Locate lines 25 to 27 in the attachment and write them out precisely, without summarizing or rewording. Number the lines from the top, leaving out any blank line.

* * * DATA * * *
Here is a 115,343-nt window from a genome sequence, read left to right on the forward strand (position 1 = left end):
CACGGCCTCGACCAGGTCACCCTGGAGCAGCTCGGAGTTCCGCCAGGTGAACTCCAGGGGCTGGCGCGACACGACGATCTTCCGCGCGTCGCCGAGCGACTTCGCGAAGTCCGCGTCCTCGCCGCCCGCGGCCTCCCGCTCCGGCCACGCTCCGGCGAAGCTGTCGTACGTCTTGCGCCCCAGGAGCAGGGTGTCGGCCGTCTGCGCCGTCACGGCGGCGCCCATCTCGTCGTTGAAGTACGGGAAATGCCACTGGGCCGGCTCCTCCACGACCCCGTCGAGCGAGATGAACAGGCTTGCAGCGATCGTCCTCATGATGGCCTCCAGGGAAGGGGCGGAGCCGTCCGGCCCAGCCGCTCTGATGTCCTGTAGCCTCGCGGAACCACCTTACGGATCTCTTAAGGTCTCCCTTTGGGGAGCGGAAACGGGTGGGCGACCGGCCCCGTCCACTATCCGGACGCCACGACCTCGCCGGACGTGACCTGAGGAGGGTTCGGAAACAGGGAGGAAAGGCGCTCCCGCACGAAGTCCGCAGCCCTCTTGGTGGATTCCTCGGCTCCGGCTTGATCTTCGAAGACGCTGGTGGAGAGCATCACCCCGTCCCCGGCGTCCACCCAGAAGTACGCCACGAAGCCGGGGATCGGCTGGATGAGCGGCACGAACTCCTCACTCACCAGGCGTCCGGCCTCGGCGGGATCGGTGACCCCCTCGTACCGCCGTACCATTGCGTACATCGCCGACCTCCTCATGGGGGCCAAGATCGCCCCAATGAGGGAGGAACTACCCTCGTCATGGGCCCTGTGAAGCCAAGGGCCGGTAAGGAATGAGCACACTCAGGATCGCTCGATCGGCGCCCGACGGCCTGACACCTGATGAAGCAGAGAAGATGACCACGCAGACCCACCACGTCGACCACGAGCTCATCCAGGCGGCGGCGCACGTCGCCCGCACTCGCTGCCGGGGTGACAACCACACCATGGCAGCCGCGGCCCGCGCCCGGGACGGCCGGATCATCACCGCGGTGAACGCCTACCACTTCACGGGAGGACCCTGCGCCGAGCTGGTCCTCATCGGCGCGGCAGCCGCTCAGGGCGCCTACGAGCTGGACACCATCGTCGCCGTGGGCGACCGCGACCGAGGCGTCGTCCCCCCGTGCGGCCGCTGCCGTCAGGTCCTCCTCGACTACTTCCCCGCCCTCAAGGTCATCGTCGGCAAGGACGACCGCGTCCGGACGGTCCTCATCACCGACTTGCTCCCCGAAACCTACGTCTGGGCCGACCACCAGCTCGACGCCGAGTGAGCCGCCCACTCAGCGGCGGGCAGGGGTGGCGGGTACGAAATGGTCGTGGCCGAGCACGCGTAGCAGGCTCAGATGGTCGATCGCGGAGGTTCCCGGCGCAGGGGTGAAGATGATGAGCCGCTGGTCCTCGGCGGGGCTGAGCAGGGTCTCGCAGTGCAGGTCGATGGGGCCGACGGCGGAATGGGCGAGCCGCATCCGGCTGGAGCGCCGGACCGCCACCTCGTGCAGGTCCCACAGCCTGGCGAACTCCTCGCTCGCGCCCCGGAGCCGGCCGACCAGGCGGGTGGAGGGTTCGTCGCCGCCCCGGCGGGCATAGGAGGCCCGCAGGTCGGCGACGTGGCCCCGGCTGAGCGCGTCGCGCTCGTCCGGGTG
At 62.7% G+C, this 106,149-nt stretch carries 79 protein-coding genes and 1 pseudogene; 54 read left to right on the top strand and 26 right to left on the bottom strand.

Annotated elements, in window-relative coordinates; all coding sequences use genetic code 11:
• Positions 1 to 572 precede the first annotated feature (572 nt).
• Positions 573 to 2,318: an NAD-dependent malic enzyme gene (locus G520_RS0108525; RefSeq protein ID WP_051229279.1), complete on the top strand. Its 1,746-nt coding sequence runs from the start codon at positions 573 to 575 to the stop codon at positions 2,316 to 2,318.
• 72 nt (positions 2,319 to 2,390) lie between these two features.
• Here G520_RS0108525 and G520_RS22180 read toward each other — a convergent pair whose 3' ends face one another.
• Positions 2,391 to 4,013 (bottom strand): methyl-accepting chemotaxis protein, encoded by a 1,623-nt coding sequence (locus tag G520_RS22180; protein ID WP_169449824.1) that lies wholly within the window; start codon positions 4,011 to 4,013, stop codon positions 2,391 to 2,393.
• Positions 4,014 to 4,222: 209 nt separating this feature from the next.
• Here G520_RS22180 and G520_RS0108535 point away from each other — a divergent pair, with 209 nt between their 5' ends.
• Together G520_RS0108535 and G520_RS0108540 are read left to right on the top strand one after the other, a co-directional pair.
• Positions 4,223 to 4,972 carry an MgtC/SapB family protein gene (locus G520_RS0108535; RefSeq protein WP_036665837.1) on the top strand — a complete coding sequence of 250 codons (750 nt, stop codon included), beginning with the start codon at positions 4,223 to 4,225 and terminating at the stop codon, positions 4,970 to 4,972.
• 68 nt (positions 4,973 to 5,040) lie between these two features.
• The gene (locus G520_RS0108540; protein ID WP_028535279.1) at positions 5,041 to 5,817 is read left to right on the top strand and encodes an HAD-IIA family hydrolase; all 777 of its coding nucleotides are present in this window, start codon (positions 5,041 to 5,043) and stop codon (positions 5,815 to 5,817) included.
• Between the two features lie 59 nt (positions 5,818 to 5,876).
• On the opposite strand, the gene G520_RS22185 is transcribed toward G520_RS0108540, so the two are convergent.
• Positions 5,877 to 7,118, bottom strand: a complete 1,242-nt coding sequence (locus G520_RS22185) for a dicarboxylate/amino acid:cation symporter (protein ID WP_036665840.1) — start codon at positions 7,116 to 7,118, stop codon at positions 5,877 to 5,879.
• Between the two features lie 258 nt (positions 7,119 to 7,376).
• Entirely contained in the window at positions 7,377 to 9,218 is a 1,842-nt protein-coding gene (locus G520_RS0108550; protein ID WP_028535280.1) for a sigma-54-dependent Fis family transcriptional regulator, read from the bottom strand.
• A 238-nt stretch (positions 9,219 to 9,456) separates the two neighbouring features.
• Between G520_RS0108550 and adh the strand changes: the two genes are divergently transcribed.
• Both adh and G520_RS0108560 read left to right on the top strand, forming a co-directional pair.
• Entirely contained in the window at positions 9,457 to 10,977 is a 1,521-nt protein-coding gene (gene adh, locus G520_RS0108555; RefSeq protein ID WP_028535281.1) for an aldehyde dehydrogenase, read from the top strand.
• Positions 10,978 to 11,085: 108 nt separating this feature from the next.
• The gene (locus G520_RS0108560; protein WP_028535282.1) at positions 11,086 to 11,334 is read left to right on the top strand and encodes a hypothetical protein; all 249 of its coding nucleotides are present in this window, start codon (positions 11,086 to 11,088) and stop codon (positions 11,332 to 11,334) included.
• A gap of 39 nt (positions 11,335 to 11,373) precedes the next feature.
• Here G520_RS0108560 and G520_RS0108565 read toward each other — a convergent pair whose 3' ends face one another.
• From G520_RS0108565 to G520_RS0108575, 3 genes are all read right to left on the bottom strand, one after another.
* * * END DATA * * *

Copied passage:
• Positions 10,978 to 11,085: 108 nt separating this feature from the next.
• The gene (locus G520_RS0108560; protein WP_028535282.1) at positions 11,086 to 11,334 is read left to right on the top strand and encodes a hypothetical protein; all 249 of its coding nucleotides are present in this window, start codon (positions 11,086 to 11,088) and stop codon (positions 11,332 to 11,334) included.
• A gap of 39 nt (positions 11,335 to 11,373) precedes the next feature.